Metro dodges the death spiral
At approximately 2:25 this afternoon, the WMATA board approved next year's budget, including the assortment of fare hikes that were proposed in May and designed to maintain the system and avoid cuts to service. The fare hikes include across-the-board increases, as well as a new "peak of the peak" surcharge for riders at the height of rush hour.
Given increasing costs and decreasing revenue, WMATA was faced with the same decision that every transit agency in America faced in the decades following World War II. Then, confronted with rising costs and fewer riders, most transit agencies tried to limit their fare increases by cutting service. Naturally, fewer people used transit when it became less convenient. That caused further rounds of service cuts, which compounded one after another in a death spiral that resulted in transit almost completely disappearing from many cities.
Faced with the possibility of a similar death spiral, WMATA's board heeded the lessons of history and made the difficult decision to maintain as high a level of service as possible. The only way to do so was with higher fares.
Given Metro's problems, it's tempting to ask why we should pay more for a system that isn't delivering on its promises as well as it used to. That's a fair point, but imagine how much more poorly Metro would perform if it were further starved of funds.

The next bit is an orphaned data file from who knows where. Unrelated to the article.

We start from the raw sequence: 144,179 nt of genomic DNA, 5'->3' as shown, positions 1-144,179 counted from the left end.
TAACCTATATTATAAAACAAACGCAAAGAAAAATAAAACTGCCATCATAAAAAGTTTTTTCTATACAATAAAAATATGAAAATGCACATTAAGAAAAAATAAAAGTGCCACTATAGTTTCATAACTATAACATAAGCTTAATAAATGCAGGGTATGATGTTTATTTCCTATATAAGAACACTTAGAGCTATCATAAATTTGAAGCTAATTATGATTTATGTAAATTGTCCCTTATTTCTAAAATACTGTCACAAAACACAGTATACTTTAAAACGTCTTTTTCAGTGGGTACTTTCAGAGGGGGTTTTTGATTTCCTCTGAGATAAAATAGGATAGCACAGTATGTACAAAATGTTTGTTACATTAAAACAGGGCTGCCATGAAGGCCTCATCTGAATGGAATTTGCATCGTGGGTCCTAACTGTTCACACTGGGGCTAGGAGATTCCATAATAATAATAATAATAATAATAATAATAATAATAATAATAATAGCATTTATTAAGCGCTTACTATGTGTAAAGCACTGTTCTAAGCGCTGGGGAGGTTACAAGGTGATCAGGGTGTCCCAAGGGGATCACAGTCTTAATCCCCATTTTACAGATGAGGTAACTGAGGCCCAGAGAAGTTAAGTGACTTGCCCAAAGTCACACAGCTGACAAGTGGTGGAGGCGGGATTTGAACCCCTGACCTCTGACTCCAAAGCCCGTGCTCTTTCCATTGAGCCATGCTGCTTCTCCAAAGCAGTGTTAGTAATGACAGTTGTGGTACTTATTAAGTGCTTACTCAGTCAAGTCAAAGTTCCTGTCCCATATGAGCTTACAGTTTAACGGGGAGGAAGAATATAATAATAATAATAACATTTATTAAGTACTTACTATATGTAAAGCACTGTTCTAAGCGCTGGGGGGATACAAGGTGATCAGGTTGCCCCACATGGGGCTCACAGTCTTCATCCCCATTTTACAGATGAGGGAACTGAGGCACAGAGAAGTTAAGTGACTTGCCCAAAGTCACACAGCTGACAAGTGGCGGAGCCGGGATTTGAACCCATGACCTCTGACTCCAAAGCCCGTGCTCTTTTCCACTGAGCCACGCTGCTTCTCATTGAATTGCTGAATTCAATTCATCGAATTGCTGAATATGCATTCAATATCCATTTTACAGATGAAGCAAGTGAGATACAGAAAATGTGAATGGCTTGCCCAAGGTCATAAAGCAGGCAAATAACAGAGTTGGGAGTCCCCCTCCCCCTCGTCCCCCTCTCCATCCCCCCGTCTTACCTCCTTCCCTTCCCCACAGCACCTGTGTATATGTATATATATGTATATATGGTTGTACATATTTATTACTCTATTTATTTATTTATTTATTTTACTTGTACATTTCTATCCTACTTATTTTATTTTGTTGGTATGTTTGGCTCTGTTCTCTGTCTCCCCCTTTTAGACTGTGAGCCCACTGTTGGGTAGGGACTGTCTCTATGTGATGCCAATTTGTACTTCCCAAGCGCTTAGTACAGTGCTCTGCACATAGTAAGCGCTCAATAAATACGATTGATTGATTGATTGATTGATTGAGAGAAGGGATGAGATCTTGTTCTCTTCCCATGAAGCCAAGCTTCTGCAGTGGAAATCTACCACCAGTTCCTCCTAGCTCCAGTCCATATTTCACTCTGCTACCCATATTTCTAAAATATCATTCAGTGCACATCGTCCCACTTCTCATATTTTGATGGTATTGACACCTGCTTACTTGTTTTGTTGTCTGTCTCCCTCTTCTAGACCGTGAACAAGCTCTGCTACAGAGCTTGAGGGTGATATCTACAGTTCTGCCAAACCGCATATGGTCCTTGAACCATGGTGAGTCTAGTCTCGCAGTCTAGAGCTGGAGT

In the short term, these fare hikes are paying for more frequent buses, longer trains and extended service hours as compared with the drastically slimmed-down system WMATA would have to put in place without them. In the long term, and with other necessary changes, these fare hikes are paying for the future existence of our Metrorail network.
Dan Malouff is an Arlington County transportation planner who blogs independently at BeyondDC.com. The Local Blog Network is a group of bloggers from around the D.C. region who have agreed to make regular contributions to All Opinions Are Local.
Posted by: gbooksdc | June 24, 2010 10:59 PM | Report abuse
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